I liked that Jackson slipped into southern dialect where it was relevant. Dialect can sometimes be terribly distracting, but it this case it was used to really flesh out the characters of Rose Mae's father and high school friends, to show the reader what her younger life was like. The writing was very powerful, often taking my breath away with it's stark honesty. It is hard to make something like domestic violence beautiful to read, but Jackson took Rose Mae's emotions and made them into something tangible that the reader can identify with and swallow. It may have been a hard book to stomach at times (especially the scenes with abuse), but I would read it all over again in a heartbeat.

    1 out of 1 people found this review helpful.

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  • Posted February 19, 2014

    more from this reviewer

    Rose Mae Lolley may be my favorite Jackson heroine thus far. Com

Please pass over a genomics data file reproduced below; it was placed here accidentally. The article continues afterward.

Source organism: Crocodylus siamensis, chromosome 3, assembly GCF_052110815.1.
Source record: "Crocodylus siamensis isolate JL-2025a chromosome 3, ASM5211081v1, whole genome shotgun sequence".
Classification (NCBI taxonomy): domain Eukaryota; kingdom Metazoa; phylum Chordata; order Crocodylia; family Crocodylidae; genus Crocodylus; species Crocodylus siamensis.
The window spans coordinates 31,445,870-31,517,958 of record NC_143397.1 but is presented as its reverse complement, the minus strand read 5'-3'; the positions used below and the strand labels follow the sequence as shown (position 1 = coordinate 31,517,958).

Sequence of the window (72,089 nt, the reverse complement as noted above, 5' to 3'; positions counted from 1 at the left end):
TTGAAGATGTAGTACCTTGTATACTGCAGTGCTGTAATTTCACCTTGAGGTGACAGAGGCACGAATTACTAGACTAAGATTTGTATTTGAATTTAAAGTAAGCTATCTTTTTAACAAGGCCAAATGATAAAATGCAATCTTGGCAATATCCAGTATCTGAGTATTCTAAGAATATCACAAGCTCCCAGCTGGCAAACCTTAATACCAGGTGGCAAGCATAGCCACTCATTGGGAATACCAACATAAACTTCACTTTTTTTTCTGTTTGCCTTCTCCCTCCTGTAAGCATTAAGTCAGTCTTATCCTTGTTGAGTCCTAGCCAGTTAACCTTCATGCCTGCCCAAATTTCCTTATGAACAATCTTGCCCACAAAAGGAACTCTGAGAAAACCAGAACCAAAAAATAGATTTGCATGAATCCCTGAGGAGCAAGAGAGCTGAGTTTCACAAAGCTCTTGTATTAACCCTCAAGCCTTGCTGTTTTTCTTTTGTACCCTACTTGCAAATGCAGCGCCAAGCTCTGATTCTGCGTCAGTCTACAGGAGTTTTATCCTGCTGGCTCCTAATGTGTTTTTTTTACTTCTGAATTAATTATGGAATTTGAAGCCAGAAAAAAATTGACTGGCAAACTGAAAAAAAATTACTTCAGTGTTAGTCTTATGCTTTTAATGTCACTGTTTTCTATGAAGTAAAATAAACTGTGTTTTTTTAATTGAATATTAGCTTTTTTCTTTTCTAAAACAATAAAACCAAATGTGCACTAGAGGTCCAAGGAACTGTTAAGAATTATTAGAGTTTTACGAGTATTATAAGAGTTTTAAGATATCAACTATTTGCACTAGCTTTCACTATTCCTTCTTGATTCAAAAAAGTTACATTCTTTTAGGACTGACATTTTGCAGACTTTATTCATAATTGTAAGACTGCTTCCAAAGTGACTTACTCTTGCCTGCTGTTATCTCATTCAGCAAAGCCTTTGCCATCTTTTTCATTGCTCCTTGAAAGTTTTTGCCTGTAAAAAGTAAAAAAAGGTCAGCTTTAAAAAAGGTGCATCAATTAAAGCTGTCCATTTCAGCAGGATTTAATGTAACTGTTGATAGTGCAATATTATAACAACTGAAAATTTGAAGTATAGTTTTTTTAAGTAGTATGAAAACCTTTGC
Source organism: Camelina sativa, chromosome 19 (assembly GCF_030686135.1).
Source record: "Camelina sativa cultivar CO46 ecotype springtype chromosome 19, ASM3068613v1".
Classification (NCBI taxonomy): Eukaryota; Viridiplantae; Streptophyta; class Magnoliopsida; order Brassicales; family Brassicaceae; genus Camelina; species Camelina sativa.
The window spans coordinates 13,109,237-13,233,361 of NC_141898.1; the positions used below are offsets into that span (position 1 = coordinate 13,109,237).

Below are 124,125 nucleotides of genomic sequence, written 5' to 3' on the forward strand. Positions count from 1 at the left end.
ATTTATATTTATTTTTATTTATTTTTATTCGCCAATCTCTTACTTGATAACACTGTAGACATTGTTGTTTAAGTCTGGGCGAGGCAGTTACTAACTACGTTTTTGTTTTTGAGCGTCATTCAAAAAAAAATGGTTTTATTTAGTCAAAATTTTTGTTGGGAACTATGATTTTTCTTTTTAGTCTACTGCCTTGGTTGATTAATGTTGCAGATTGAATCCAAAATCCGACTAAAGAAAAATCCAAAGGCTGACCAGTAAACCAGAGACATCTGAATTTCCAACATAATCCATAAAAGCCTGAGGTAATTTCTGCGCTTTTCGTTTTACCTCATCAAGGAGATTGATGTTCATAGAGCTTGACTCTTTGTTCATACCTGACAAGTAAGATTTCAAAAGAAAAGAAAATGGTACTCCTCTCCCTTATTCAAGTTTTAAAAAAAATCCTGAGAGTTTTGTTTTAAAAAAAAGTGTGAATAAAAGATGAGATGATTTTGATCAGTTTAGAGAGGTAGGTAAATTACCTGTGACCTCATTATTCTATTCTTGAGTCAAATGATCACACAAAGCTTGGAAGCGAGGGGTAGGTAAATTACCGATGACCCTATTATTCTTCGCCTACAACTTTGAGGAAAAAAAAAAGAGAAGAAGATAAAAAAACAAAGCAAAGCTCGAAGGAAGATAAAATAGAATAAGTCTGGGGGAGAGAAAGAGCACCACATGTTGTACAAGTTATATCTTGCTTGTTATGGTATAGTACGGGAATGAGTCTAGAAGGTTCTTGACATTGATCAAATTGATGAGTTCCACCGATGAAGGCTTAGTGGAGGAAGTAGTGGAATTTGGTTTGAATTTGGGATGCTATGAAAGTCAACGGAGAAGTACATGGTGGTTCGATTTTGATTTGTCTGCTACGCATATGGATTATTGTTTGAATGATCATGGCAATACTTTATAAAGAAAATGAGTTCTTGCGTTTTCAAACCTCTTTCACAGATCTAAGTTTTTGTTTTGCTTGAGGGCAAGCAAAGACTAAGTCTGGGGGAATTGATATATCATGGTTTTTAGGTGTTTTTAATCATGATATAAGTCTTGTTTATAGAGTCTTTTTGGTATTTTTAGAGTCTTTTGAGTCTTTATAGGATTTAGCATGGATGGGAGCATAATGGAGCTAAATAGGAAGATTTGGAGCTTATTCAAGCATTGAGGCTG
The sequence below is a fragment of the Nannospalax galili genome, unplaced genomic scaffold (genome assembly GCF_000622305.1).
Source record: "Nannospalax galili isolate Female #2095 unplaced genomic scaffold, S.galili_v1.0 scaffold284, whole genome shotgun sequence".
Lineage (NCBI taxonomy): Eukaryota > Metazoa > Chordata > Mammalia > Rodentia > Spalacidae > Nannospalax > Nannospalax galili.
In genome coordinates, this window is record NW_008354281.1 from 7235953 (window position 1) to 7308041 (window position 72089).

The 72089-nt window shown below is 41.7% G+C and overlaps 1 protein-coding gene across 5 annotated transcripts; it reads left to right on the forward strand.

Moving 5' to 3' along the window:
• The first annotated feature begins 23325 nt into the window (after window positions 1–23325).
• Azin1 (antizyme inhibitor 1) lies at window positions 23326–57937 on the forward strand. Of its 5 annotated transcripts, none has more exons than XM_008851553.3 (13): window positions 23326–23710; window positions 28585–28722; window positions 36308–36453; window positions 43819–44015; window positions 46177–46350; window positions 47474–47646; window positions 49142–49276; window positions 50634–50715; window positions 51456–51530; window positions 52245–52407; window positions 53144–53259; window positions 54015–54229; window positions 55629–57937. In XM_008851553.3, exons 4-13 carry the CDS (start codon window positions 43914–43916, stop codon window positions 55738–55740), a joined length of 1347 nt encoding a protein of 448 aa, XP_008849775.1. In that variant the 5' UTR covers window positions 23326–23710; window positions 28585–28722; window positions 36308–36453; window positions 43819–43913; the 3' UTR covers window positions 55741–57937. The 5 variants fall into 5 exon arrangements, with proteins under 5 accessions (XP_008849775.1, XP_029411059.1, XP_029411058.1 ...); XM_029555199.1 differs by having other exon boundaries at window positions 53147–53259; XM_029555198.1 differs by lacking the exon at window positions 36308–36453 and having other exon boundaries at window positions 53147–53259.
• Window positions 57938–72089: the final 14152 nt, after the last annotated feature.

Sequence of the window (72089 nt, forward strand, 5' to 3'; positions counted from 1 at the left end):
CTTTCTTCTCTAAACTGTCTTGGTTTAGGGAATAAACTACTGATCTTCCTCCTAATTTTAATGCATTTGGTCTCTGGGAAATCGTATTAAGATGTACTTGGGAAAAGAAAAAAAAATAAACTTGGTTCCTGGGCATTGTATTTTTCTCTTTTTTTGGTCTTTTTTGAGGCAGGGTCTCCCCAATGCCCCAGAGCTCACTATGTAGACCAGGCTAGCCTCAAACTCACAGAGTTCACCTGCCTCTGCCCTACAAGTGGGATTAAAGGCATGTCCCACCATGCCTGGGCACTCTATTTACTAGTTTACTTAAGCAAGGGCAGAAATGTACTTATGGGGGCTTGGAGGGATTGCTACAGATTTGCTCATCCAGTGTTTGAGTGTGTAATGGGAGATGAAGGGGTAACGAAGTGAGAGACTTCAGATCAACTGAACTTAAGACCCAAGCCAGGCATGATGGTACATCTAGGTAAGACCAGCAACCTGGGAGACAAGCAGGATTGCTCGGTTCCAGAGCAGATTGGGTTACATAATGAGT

Rose Mae Lolley may be my favorite Jackson heroine thus far. Complex, an overcomer, a girl with a double dose of grit. Jackson proves a novelist can write larger-than-life characters who aren't professional football players or international movie stars and still produce a world-class book. Her characters are people who populate our lives, in this case a woman caught in a cycle of physical abuse. 5+ Stars

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  • Posted February 10, 2014

    more from this reviewer

    What a Ride!

    Another winner by Joshilyn Jackson – full of southern wit and some strong bad-ass women! I listened to the audio version (highly recommend as she is quite the storyteller) and she does it so well! Gripping, full of suspense and quirky characters, and as usual the author knows how to entertain southern style!

    This book covers so much, from abuse (father and husband) the author tells the story from a first person point of view and the main character (Ro) has two different personalities (Roe Grandee) –the lovely submissive housewife, which can be as sweet as honey no matter how much she is a punching bag and (Rose Mae Lolley) - grew up when her mother left her with her father which began abusing her. Later she became (Ivy) to hide from her abuser. As usual, at the hand of abuse – she stays as there are good times thinking he would change until the bad next time comes around once again.